Experts from four countries -India, Bangladesh, Nepal and Myanmar have joined hands to enhance conservation of river dolphins in the region, paving way for regional cooperation.
A webinar on "Exploring the impact of COVID-19 on the ecosystem health of rivers and its dolphin population: Present status and future strategy for conservation in India-Bangladesh-Myanmar-Nepal" was organised by Inland Fisheries Society of India, ICAR - Central Inland Fisheries Research Institute, National Mission for Clean Ganga, Professional Fisheries Graduates Forum (PFGF) and Aquatic Ecosystem Health and Management Society.During the session, Dr JK Jena, DDG (Fisheries Science), ICAR said, "These animals do not realise boundaries and have tried to find habitat wherever possible. Hence, regional cooperation is very important in conserving them."
Rajiv Ranjan Mishra, Director General, Namami Gange also shared his experiences on dolphin conservation linking its importance in the rejuvenation of Ganga. Continuous efforts of Namami Gange to bring dolphin conservation to national attention have resulted in the announcement of "Project Dolphin" by Prime Minister Narendra Modi under the Ministry of Environment and Forests (MoEF). This project will be in-line with "Project Tiger" which has successfully helped in increasing the tiger population.
Namami Gange has given importance to biodiversity and ecological improvement along with pollution abatement and projects have been taken up for the improvement of fisheries with CIFRI and for biodiversity conservation with Wildlife Institute of India (WII). Under this framework, this is a first of its kind occasion where the fishery sector is leading dolphin conservation discourse.
River Dolphins a unique species found mainly in rivers of Asia and South America are vanishing rapidly. Gangetic Dolphin, the national aquatic animal of India has been declared endangered by International Union for the Conservation of Nature (IUCN). This webinar was organised to discuss the future strategy to conserve and revive these Dolphins with regional cooperation.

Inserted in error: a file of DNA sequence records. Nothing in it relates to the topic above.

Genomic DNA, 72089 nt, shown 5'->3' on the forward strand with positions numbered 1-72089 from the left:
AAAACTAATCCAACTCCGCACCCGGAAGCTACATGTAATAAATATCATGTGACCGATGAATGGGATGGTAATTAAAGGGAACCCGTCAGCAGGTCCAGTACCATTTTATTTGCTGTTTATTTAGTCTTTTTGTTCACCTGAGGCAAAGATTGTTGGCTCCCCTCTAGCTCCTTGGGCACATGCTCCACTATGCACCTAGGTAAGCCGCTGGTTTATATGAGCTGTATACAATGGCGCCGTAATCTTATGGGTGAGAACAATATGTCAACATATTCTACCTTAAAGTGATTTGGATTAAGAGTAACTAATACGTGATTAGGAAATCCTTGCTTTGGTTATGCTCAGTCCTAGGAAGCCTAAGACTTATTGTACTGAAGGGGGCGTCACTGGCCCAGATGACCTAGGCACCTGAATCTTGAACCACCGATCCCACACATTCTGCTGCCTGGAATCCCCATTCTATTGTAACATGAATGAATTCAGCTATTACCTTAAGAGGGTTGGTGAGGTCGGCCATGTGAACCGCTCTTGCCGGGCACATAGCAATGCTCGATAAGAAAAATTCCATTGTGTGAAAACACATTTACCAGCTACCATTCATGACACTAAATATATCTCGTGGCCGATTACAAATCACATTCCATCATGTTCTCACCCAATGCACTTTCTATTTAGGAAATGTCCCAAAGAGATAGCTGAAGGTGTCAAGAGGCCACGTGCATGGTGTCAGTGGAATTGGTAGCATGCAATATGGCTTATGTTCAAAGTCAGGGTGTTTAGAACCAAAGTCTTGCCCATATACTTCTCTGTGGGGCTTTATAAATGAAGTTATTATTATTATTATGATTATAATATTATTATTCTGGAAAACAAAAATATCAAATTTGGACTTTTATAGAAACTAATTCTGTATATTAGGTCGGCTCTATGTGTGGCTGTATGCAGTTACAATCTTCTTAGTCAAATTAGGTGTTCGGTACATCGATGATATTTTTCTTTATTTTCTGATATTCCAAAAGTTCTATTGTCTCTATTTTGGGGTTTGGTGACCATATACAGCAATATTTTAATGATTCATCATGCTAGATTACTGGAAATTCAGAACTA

During the webinar on Professor AP Sharma, former Director ICAR-CIFRI, Barrackpore, highlighted the need to research on dolphin habitat restoration and Dr. Dilip Kumar, Former Vice-Chancellor, ICAR-CIFE, spoke about the social aspects of fishermen's life and Dolphins in rural India.
Among all the points that the speakers in the webinar agreed on, the most important fact was that a coordinated approach is needed for synergising transboundary efforts and to develop a regional program. Other highlights of the webinar included Fishery conservation efforts under NamamiGange through CIFRI would improve prey base in Dolphin habitat leading to enhanced Dolphin population. Livelihood improvement of fishermen to help them join conservation efforts and a coordinated approach needed for synergising transboundary efforts and to develop a regional program.As the Sunderban delta is a unique ecological space where Gangetic, as well as Irrawaddy Dolphin, are present, spread over India as well as Bangladesh, the conference gave a unique opportunity to the speakers to share experience on the dolphins.
It was also supplemented by Myanmar and Chilika Lake authority in the context of the Irrawaddy Dolphin.
The webinar attended by over 1000 participants across the world featured lectures on "Conservative measure of Irrawaddy Dolphin in Myanmar" by Dr. Hla Win, DDG- Fisheries- Retired, Myanmar, "Status of Dolphins in Nepalese Rivers" by Dr Madhav K. Shrestha, Professor, Aquaculture AFU (Retired), Nepal and "National Atlas and Dolphin action plan- Bangladesh" by Professor Md. A Aziz, Prof Benazir Ahmed, Senior expert from Bangladesh amongst other well-known global scholars.